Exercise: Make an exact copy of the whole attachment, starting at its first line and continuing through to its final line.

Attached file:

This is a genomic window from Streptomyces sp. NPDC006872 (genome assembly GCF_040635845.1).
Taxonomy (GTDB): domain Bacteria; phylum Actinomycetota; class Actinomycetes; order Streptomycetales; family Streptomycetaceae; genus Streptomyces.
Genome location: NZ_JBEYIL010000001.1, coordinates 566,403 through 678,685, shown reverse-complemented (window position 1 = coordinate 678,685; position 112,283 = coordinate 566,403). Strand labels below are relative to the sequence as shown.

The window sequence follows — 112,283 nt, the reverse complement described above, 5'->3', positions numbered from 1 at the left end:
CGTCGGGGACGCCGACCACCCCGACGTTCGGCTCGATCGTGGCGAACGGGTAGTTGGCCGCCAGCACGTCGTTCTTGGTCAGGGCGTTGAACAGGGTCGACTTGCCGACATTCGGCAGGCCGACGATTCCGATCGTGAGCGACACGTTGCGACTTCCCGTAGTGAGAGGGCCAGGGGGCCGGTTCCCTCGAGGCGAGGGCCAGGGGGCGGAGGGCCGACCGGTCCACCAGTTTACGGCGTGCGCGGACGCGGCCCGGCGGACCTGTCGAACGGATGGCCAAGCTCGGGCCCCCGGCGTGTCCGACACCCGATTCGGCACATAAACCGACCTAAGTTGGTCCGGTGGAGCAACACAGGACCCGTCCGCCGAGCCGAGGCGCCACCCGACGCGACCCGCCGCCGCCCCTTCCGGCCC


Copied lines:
This is a genomic window from Streptomyces sp. NPDC006872 (genome assembly GCF_040635845.1).
Taxonomy (GTDB): domain Bacteria; phylum Actinomycetota; class Actinomycetes; order Streptomycetales; family Streptomycetaceae; genus Streptomyces.
Genome location: NZ_JBEYIL010000001.1, coordinates 566,403 through 678,685, shown reverse-complemented (window position 1 = coordinate 678,685; position 112,283 = coordinate 566,403). Strand labels below are relative to the sequence as shown.

The window sequence follows — 112,283 nt, the reverse complement described above, 5'->3', positions numbered from 1 at the left end:
CGTCGGGGACGCCGACCACCCCGACGTTCGGCTCGATCGTGGCGAACGGGTAGTTGGCCGCCAGCACGTCGTTCTTGGTCAGGGCGTTGAACAGGGTCGACTTGCCGACATTCGGCAGGCCGACGATTCCGATCGTGAGCGACACGTTGCGACTTCCCGTAGTGAGAGGGCCAGGGGGCCGGTTCCCTCGAGGCGAGGGCCAGGGGGCGGAGGGCCGACCGGTCCACCAGTTTACGGCGTGCGCGGACGCGGCCCGGCGGACCTGTCGAACGGATGGCCAAGCTCGGGCCCCCGGCGTGTCCGACACCCGATTCGGCACATAAACCGACCTAAGTTGGTCCGGTGGAGCAACACAGGACCCGTCCGCCGAGCCGAGGCGCCACCCGACGCGACCCGCCGCCGCCCCTTCCGGCCC